Quite possibly Mexico’s most famous alternative rock band, the group took their name from a famous cafe in Mexico City’s Centro Historico. Led by gutarist and vocalist Rubén Isaac Albarrán Ortega, they started out in 1989 and were influenced by bands such as The Cure and Def Leppard, but also incorporate elements of classic Mexican musical styles, as well as tropical rhythms and funk-folk.
A mix of heavy guitar, rap, and mosh pit-worthy rhythms, Molotov was started by Tito Fuentes (guitar) and Micky “Chicho” Huidobro (bass) in Mexico City in the mid-nineties. The band is reminiscent of Beastie Boys and Rage Against the Machine and was probably the first rap band to be taken seriously in Mexico. They have been accused of being homophobic, a label that many of their fans dispute, and are known for their socially-critical and incendiary lyrics.
Named by Rolling Stone as one of the most influential guitarists of all time, Santana made waves in the ’60s by fusing Latin sounds with classic rock. He’s won over a dozen Grammys and is one of Mexico’s most famous musical exports, having played around the world to adoring fans and packed auditoriums. Santana has collaborated with artists from around the globe and at 70 years old is still rockin’ it out.
Lead man Saul Hernandez has imbued the ’80s rock band Caifanes with a singular sound and lyrical profile, making them one of the most important rock bands to come out of Mexico. A mix of British new wave, prog rock and Latin beats, the band are also known for social and political commentary about their home country.
While considered the ultimate in ’80s and ’90s cheese by many, a list of famous Mexican musicians could not be complete without including the boys that formed Maná: Fher Olvera and his unmistakable voice, Juan and Ulises Calleros (brothers) on guitar and bass respectively, and Alex González on drums. They have had so many mega-hits in Latin America it’s hard to count, and even those former fans now embarrassed by this band’s conservative politics can’t help but sing along when they hear them on the radio.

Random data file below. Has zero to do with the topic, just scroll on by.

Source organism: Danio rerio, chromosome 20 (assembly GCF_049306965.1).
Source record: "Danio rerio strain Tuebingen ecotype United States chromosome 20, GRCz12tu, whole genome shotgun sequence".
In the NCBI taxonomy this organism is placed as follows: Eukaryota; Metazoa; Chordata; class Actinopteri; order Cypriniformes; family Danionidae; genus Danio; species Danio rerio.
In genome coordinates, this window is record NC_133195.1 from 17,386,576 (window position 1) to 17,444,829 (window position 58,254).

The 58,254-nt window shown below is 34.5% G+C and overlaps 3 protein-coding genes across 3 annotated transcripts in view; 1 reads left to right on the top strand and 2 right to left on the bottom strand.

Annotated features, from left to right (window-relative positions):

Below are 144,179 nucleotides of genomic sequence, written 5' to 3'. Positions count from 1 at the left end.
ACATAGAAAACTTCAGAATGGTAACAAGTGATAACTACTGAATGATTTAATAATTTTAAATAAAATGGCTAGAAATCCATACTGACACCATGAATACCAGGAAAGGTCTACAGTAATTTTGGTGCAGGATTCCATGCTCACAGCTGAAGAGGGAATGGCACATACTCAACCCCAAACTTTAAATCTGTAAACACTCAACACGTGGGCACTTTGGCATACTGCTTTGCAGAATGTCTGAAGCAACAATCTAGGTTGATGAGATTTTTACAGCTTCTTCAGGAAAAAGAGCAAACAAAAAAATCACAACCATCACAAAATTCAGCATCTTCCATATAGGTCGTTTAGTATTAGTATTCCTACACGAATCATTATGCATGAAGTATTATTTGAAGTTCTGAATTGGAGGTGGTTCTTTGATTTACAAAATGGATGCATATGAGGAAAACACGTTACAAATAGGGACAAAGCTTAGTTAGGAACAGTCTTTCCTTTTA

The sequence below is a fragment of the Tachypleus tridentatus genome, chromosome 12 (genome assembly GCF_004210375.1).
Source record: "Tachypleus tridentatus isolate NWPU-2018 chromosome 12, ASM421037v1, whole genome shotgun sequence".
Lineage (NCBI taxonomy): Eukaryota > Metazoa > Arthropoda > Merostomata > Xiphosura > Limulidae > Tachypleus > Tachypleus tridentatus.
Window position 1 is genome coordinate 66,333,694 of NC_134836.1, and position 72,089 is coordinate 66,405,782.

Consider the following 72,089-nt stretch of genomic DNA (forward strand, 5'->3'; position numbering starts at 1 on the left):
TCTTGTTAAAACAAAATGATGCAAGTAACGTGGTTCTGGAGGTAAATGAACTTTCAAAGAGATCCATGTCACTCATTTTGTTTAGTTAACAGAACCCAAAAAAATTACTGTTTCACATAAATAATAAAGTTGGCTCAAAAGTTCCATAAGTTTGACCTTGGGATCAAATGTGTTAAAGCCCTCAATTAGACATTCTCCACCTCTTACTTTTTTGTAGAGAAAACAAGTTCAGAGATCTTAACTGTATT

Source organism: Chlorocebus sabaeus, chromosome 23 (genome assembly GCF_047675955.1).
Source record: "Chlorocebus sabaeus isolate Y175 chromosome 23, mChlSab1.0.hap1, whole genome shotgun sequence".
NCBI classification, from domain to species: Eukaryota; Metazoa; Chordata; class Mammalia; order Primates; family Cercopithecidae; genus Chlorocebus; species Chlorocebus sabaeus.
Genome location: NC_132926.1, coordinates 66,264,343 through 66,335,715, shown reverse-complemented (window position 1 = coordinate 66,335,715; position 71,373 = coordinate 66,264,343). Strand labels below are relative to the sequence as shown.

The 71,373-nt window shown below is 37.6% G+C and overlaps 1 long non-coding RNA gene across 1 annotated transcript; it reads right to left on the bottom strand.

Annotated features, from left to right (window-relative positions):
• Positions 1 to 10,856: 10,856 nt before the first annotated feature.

Rock, ska, reggae and punk mix with some of Mexico’s more traditional music forms such as danzón and bolero in the musical stylings of Rolando Ortega (vocals), Eulalio Cervantes (sax) Aldo Acuña (bass) and Enrique Montes (guitar). Their sophmore album El Circo in 1991 sold a whopping 600,000 copies in Mexico, an unprecedented number for the time.
Influenced by U.S. greats like Elvis Presley, Chuck Barry and Bill Haley, the Teen Tops were a classic ’50s and ’60s rock ‘n’ roll group with danceable rock classics that were often covers of international hits (like Good Golly Miss Molly) but with Spanish lyrics. The band was lauded for entertaining Spanish-speaking audiences with, what was considered at the time, rebellious and outrageous music.
A Mexican progressive rock band from the 1980s, Chac Mool was dominated by Jorge Reyes on guitar/flute and Carlos Alvarado on keyboard. They lacked strong vocals and dissolved in 1985 but have had several reunion projects since and are considered pioneers in progressive rock in Mexico.
Progressive mixed with gothic rock and jazz, the name Santa Sabina pays tribute to one of Mexico’s most famous shaman, Maria Sabina, and her place as an icon in the counterculture of the time. Led by Rita Guerrero, the group was an important part of the underground music scene in Mexico City in the 1980s as well as the Rock en Español (Rock in Spanish) movement.